THE MINERAL DIAMOND

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Diamond has many unequaled qualities and is very unique among minerals. It is the hardest known substance, it is the greatest conductor of heat, it has the highest melting point of any substance (7362° F or 4090° C), and it has the highest refractive index of any natural mineral. Diamond is number 10 on the Mohs scale, and is approximately 4 times harder than Corundum, which is number 9 on the Moh’s scale. It also has the most dense atomical configuration of any mineral, and is transparent over the greatest number of wavelengths. Because of heat conduction, Diamonds are cold to the feel at or below room temperature. When heated, a Diamond will remain hot long after the heat source is removed.

The luster of Diamond is excellent. Diamond exhibits great “fire” and brilliance, which gives it a shiny, freshly polished look. Rough Diamonds exhibit a greasy luster, but proper cutting give them a powerful adamantine luster. Only synthetic substances and a few minor gemstones can reach or excel the refractive index of Diamonds.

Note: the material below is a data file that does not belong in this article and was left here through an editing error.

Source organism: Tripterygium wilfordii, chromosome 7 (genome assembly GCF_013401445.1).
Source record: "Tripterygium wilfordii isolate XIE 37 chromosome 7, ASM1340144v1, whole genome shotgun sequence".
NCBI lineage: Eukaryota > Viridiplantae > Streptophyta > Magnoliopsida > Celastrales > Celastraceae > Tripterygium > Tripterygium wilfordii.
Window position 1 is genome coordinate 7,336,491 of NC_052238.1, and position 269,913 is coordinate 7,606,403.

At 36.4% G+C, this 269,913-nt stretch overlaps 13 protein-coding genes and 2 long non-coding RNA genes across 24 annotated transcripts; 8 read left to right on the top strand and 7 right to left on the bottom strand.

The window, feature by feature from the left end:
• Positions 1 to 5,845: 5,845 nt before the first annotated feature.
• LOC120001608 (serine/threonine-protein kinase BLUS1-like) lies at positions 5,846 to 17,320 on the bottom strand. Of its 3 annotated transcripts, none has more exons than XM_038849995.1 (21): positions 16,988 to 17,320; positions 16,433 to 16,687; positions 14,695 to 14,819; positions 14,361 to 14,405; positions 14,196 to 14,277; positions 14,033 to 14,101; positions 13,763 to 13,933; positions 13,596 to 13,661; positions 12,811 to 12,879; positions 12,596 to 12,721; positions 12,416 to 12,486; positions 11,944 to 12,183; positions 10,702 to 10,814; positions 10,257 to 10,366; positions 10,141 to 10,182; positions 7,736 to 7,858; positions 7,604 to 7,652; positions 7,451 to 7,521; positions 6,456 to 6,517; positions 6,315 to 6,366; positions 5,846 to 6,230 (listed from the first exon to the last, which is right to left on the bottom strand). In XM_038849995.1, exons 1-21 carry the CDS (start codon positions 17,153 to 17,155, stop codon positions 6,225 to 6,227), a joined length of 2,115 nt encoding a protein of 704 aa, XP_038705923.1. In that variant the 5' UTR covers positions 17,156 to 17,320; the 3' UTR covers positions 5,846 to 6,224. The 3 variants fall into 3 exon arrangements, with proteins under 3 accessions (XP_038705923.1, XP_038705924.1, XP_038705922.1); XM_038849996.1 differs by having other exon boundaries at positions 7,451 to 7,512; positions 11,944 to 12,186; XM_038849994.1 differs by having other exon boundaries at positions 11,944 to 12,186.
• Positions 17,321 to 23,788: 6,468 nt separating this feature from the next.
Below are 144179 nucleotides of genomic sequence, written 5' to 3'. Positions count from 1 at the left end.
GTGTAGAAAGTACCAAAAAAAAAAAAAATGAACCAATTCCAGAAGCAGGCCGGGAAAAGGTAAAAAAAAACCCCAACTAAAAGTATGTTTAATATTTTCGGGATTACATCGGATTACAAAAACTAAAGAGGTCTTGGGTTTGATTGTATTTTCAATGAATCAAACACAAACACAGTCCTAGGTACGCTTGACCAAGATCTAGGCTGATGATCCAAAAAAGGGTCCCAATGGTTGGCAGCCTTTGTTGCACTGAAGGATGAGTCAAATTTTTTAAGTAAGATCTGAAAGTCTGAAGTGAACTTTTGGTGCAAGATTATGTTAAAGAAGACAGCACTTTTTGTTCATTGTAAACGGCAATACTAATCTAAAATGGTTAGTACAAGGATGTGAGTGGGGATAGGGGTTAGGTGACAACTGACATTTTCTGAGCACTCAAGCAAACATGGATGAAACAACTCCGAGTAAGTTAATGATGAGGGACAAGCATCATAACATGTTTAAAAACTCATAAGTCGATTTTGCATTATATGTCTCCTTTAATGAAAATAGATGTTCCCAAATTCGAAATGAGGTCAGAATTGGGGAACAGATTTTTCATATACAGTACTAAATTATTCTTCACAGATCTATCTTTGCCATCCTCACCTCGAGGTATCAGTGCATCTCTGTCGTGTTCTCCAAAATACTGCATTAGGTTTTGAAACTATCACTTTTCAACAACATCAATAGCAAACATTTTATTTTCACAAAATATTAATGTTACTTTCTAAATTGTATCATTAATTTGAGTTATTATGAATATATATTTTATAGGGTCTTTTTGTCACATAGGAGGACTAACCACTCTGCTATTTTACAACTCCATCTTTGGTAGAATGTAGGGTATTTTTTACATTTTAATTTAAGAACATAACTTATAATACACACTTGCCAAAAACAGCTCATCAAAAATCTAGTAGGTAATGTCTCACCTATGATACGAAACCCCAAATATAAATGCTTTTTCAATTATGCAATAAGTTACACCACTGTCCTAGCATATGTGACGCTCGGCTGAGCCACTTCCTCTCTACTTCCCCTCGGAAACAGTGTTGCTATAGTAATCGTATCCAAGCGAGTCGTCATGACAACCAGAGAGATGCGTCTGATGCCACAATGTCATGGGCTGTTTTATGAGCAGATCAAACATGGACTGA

The hardness and refractive index may slightly vary among Diamond specimens. Bort and Carbonado exhibit a slightly lower hardness than other Diamonds, and lack cleavage. Lonsdaleite (also known as Hexagonal Diamond), is a type of Diamond found with meteorites and is of extraterrestrial origin. It is scientifically a different mineral than Diamond, and believed to have formed when meteoric Graphite fell to earth. When this happened, great heat and stress transformed the Graphite into Diamond, but it retained Graphite’s hexagonal crystal lattice.

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